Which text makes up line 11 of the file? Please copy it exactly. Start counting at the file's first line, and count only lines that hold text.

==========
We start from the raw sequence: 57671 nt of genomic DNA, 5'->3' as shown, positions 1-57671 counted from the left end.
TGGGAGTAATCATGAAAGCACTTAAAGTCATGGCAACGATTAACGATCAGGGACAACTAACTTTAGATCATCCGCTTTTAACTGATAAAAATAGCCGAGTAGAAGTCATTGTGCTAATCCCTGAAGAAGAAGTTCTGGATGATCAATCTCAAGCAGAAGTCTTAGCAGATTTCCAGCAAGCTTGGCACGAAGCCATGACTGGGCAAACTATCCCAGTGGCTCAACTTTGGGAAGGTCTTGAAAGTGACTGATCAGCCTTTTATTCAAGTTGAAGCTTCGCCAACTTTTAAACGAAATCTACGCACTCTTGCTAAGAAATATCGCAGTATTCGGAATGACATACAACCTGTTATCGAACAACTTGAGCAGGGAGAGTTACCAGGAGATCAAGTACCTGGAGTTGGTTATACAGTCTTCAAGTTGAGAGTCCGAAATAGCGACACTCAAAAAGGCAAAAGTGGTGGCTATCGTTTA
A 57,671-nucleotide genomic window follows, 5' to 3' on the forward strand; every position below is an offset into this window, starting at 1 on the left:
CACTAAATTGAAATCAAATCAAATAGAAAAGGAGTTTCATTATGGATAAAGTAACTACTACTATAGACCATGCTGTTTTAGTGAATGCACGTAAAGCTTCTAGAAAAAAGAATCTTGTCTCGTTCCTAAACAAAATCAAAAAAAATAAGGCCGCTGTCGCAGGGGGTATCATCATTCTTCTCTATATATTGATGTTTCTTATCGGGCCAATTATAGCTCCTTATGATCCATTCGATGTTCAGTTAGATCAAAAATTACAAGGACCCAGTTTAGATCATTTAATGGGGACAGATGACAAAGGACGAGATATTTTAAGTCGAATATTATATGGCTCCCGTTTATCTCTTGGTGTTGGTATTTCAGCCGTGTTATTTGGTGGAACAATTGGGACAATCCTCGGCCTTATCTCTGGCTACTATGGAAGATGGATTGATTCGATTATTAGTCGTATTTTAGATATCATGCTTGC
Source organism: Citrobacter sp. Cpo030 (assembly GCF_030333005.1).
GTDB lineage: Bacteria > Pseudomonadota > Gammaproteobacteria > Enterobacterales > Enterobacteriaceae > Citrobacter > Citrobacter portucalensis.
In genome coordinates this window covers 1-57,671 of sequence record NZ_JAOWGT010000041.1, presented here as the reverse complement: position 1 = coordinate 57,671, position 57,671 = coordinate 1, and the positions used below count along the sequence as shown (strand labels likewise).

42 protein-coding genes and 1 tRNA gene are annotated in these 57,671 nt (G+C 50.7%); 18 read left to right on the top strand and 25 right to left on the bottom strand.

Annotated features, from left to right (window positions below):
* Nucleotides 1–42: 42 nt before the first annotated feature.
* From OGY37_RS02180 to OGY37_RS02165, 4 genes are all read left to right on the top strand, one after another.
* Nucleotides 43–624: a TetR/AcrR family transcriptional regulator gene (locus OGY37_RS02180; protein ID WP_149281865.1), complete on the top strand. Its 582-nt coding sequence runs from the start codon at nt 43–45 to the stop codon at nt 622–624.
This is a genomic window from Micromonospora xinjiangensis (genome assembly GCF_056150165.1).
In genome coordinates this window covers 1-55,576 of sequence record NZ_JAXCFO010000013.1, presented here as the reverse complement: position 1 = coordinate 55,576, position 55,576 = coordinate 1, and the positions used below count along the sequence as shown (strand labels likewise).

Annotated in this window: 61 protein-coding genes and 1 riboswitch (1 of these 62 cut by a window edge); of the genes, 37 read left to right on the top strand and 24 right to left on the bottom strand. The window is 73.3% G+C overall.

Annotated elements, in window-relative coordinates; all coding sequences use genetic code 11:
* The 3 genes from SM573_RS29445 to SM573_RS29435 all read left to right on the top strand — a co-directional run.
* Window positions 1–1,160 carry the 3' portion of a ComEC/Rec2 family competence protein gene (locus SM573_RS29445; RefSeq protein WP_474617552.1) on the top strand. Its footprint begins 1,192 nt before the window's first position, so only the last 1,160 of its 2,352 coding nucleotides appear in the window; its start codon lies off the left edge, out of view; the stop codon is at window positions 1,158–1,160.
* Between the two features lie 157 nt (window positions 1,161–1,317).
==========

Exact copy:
* From OGY37_RS02180 to OGY37_RS02165, 4 genes are all read left to right on the top strand, one after another.